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    $\begingroup$ @user929304: $x$ has no derivatives "to the right and left" ("left" and "right", as I used them, refer to "smaller $x$" and "larger $x$"). $x$ has only time derivatives. A stable equilibrium is one where $f'(x_0) < 0$, so that $f$ is positive to the left of the equilibrium and negative to the right - because then it moves left when nudged to the right, and right when nudged to the left. $\endgroup$
    – ACuriousMind
    Commented Oct 30, 2014 at 15:24
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  1. $f=-kx$ is stable whereas $f=kx$ is unstable.
  2. You can usually rewrite a matrix $A$ as $A=PDP^{-1}$ where $P$ is a matrix of eigenvectors and $D$ is a diagonal matrix of eigenvalues.
  3. If $F=Ax$, then by the above, $(P^{-1}F)=D(P^{-1}x)$. Now you have $n$ independent equations exactly of the form $f=kx$ or $f=-kx$. If any one of them is like $f=kx$, the solution will blow up to infinity under a tiny perturbation.

For example: $ \left( \begin{array}{cc} 2 & 2 \\ -1 & 1 \\ \end{array} \right)\left( \begin{array}{cc} 1 & 0 \\ 0 & -1 \\ \end{array} \right)\left( \begin{array}{cc} 2 & 2 \\ -1 & 1 \\ \end{array} \right)^{-1}=\left( \begin{array}{cc} 0 & -2 \\ -\frac{1}{2} & 0 \\ \end{array} \right)=A$

Just from looking at the $PDP^{-1}$ diagonalization, I can tell - if $F=Ax$,then any $x$ going in the direction $(2,-1)$ will tend to be pushed away from the origin, and any $x$ going in the diretion $(2,1)$ will tend to be pushed back towards the origin. You should understand $P^{-1}x$ as a change of basis into a coordinate system where the axes are some $n$ arbitrary directions which act as lines of force.

Here is a plot of that system $F=\left( \begin{array}{cc} 0 & -2 \\ -\frac{1}{2} & 0 \\ \end{array} \right)x$.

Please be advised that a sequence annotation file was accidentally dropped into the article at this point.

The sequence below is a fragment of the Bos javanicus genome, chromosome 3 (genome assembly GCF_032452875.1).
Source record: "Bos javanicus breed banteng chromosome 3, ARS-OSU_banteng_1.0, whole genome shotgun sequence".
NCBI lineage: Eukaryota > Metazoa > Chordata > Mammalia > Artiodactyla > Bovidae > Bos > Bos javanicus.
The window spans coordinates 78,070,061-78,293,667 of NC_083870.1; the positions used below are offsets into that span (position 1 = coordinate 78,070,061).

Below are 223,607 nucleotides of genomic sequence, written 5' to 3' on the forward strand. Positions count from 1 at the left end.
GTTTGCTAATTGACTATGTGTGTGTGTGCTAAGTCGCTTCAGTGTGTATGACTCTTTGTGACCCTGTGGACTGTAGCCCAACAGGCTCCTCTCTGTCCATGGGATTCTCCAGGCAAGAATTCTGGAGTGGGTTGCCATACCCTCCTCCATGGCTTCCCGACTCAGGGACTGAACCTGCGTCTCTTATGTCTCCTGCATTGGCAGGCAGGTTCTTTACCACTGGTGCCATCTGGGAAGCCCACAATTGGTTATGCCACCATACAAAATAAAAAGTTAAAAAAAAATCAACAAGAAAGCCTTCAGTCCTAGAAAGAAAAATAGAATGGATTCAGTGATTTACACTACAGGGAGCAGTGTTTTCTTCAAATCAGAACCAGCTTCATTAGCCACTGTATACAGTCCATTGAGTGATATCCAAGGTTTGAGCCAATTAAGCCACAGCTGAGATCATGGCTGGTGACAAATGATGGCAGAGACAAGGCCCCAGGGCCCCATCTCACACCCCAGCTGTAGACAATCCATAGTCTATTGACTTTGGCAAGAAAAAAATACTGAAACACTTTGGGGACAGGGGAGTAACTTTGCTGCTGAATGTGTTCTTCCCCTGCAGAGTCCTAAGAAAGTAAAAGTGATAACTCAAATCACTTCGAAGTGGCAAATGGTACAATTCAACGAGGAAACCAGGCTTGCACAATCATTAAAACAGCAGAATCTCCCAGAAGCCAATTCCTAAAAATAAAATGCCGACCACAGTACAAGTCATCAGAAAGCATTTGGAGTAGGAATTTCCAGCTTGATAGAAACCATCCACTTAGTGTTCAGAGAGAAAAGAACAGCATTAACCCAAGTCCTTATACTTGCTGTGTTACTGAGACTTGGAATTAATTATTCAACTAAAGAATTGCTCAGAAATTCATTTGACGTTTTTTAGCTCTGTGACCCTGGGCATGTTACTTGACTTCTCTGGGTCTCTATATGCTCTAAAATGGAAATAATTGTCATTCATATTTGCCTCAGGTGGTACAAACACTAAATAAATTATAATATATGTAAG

pushing away from the origin

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    $\begingroup$ It seems to me that, in your answer, you are assuming that $JM$ can always be diagonalized. It is false also in $\mathbb C$...Actually you wrote "usually". What happens if it is not the case? $\endgroup$ Commented Oct 28, 2014 at 16:33
  • $\begingroup$ @ValterMoretti fair point, could you clarify upon this in a general manner?(i.e. whether it can or cannot be diagonalized). It would be definitely nice to have your take on this post. $\endgroup$
    – user929304
    Commented Oct 29, 2014 at 11:53
  • $\begingroup$ @user929304 Simply you should (a) classify the non-$\mathbb C$-diagonalizable real $2\times 2$ matrices $A$, (b) study the behaviour of the solutions of $d\vec{x}/dt=A\vec{x}$ around the critical point $\vec{x}=0$ and finally (c) exploiting a (non-trivial) argument relating the behaviour of the solution of your dynamical system with the those of the associated linearised system. The latter is defined by chosing $A=JM_{\vec{x}_0}$ computed at the critical point $\vec{x}_0$ such that $f_i(\vec{x}_0)=0$, $i=1,2$. Obviously the coordinates have to be centered on $\vec{x}_0$. $\endgroup$ Commented Oct 29, 2014 at 12:20
  • $\begingroup$ @ValterMoretti I couldn't figure out any intuition behind it! I guess you still have the eigenvalues of $A$ have to be negative (except in the worst posed problems you'll still have a characteristic equation with $n$ solutions counting multiplicity) but it looks like in the $x''=Ax$ case you can have your eigenvalue negative but your solution blowing up to infinity like $x \sin(x)$! But all of that is really far from an intuitive understanding, so I guess it doesn't belong in the answer. I'd rather just sweep it under the rug. $\endgroup$
    – user12029
    Commented Oct 31, 2014 at 22:34
  • $\begingroup$ Indeed I did not wand to give an intuition. What I wanted to say is that the linearized case has the same qualitative behavior as the non-linearized case. This is a (difficult) theorem. However once you know it you can concentrate on the linear case only and you can classify the various cases since explicit solutions can be written down in that case, for 2x2 real matrices. There are only a few of possible types. See for instance en.wikipedia.org/wiki/Phase_plane $\endgroup$ Commented Oct 31, 2014 at 23:06